When Jesse Jackson entered the Tarboro High School gymnasium, chaos came with him. Until then, the cavernous space had been one sad soggy lump of displaced humanity. But when Jesse and his entourage poured through those double doors, the vanquished throng of flood victims rose up with swelling pride and a new sense of hope. I have recorded many grand entrances in my time behind the lens, but never have I seen anything that comes close to the spell Jesse Jackson cast on the Princeville victims of Hurricane Floyd.
But I wasn’t the only one to witness the strange transformation taking place around the man in black. More cameras, sound crews and reporters than I’ve ever seen in one place swirled around the dimly-lit gym, all jockeying for an unobstructed shot of the Leader and his People. Don‘t get me wrong; I‘ve always considered the man little more than an opportunistic carpetbagger, when I considered him at all. In the hours we media jackals waited for Jackson and company to arrive, the biggest question on our cynical lips was what could he possibly do for these poor misplaced souls? As it turned out, the answer was nothing, and everything.
As the civil rights activist skirted the edges of the great space, the thoroughly defeated denizens of Princeville rose up to welcome The Great Man. Radiating warmth and assurance, Jackson spoke to the crowd in his unusual singsong cadence while shaking the many hands that thrust toward him. A single mother who had been picking soggy clothes out of a donated pile danced in celebration, lifting her palms to the rafters above and repeatedly thanking Jesus for delivering their prophet. An elderly man who’d just brushed his teeth with a dirty rag now swung the tattered remnant above his head like a victory flag. A young woman, who could do little more than weep, pushed her way into Jackson’s arms. Through it all Jesse comforted the masses through his preaching and mere presence. I only wish I could remember his words, but I was too busy fighting off a crush of cameras, microphones and elbows.
“If the media could just step back a little” Jackson said, turning the young woman in his arms a little to the right, to better accommodate the flank of camera flashes.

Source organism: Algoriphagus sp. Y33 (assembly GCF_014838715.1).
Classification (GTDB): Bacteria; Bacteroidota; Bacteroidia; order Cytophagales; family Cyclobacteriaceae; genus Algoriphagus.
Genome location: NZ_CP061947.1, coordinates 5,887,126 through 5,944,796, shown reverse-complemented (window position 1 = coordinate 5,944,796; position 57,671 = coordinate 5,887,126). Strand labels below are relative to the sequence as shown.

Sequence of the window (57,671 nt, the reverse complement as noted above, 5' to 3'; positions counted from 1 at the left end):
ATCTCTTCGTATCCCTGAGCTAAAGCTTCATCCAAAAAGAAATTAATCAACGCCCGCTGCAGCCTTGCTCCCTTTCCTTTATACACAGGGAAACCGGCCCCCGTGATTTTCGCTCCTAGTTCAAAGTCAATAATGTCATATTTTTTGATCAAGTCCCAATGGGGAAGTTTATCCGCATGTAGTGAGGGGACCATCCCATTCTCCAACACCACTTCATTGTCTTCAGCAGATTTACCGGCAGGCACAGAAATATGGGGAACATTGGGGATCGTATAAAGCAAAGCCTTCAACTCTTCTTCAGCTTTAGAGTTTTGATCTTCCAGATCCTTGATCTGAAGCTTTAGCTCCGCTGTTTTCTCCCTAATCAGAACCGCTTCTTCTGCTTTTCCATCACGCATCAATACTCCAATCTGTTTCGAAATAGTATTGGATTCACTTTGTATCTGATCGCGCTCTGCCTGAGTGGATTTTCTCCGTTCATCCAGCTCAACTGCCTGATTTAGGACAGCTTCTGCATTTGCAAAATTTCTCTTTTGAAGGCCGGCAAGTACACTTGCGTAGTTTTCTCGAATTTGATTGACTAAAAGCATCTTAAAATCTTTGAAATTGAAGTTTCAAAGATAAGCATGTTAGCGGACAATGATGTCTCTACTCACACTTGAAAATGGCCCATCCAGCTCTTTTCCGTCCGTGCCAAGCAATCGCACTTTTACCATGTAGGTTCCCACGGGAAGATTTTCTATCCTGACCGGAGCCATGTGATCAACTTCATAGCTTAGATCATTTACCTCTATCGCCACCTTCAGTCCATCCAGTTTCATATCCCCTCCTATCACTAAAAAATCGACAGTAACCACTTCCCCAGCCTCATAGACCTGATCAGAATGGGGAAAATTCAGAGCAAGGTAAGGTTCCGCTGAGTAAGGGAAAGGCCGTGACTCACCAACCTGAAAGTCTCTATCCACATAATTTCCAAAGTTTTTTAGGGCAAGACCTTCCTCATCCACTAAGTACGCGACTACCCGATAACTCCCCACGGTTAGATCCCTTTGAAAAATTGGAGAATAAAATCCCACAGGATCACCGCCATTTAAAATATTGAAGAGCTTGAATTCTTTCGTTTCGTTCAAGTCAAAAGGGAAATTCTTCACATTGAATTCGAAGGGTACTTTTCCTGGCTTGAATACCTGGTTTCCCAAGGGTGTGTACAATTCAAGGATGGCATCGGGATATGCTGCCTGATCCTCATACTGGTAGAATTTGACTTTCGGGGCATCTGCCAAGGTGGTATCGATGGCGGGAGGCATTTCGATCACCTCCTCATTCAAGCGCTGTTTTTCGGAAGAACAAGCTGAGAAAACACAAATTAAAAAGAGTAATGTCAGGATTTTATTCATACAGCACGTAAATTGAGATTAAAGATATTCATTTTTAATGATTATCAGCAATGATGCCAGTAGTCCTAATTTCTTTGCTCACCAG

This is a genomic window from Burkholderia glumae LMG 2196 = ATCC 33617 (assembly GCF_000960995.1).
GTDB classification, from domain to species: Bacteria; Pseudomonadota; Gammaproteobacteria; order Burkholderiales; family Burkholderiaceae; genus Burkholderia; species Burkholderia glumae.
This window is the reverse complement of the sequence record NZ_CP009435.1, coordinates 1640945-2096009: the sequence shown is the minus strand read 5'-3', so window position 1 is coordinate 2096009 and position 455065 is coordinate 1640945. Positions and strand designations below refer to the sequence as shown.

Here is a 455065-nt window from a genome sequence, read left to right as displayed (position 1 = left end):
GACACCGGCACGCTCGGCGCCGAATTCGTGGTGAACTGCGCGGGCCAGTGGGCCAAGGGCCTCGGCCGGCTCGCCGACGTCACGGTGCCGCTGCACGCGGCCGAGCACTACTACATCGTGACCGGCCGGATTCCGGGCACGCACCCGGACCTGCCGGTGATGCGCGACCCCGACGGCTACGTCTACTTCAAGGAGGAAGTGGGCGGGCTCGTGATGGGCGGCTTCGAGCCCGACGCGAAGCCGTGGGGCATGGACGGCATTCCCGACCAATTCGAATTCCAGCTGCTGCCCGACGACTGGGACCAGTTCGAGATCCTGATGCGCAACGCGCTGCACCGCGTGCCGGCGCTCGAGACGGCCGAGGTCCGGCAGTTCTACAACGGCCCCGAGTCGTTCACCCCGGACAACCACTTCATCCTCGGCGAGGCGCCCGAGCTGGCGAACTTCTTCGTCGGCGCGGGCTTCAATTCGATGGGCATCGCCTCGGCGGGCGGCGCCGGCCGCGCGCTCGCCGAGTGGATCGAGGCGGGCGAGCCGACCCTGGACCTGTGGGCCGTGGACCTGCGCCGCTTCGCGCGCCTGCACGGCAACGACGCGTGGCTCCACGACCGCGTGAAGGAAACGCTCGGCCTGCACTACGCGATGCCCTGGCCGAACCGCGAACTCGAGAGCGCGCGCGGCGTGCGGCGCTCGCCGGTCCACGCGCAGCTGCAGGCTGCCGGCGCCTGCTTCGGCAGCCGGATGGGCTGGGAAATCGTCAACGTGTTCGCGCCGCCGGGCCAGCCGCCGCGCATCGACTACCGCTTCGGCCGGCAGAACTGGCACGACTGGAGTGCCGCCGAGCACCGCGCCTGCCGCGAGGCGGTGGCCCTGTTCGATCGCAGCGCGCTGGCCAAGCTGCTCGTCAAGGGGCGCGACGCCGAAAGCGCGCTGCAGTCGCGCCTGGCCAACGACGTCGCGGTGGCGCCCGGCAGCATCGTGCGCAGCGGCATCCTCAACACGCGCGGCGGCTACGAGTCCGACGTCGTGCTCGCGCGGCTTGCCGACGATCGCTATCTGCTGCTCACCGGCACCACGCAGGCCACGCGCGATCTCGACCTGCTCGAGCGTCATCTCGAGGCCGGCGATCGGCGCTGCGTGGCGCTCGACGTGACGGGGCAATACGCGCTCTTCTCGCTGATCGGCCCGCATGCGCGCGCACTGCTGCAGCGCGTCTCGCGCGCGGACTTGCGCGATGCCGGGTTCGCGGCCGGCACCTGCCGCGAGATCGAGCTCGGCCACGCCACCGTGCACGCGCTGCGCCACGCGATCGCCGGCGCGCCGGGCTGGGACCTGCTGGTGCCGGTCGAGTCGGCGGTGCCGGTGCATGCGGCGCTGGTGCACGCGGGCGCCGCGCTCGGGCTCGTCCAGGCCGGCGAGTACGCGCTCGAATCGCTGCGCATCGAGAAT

Our afternoon itinerary was typically grueling: Grab some footage of Jackson visiting with the victims in the gym, board a bus that would follow the V.I.P.’s convoy across the river, get whatever sound we could there, then make it back to the high school parking lot - where our satellite truck sat parked among dozens of others, where we would prepare our story for the early evening newscasts. So it was with great haste that I shot as much footage in the gym as I could afford to, before abandoning the surreal scene for a front row seat on the first bus scheduled to leave. When the unmarked buses did pull out, all three were filled to capacity with photographers, reporters, technicians and writers, all clamoring for an unfettered shot of Jesse in the flood zone. Not everyone would get their wish.
Located across the swollen banks of the Tar River, Princeville was widely known as a town founded by freed slaves. But when Hurricane Floyd dumped an ungodly amount of rain on Eastern Carolina, the village of 1900 became famous for another reason; as ground zero in the Flood of the Century. As the line of Chevy Suburbans and unmarked prison buses lumbered into Princeville city limits, it was easy to tell why. Car tops barely poked above the receding water, bright orange X’s condemned two out of three homes and lawn furniture hung precariously in the tops of trees. The water may have come and gone but the scars from Floyd’s relentless pounding remained. A hush fell over the bus I was on as the driver negotiated the maze of washed-out roadways. My partner on the trip, Neill McNeill scribbled notes onto a notepad as I stuck my lens out of the rectangular window. Before I could capture all the images I needed, the bus stopped and I found myself lunging for the door.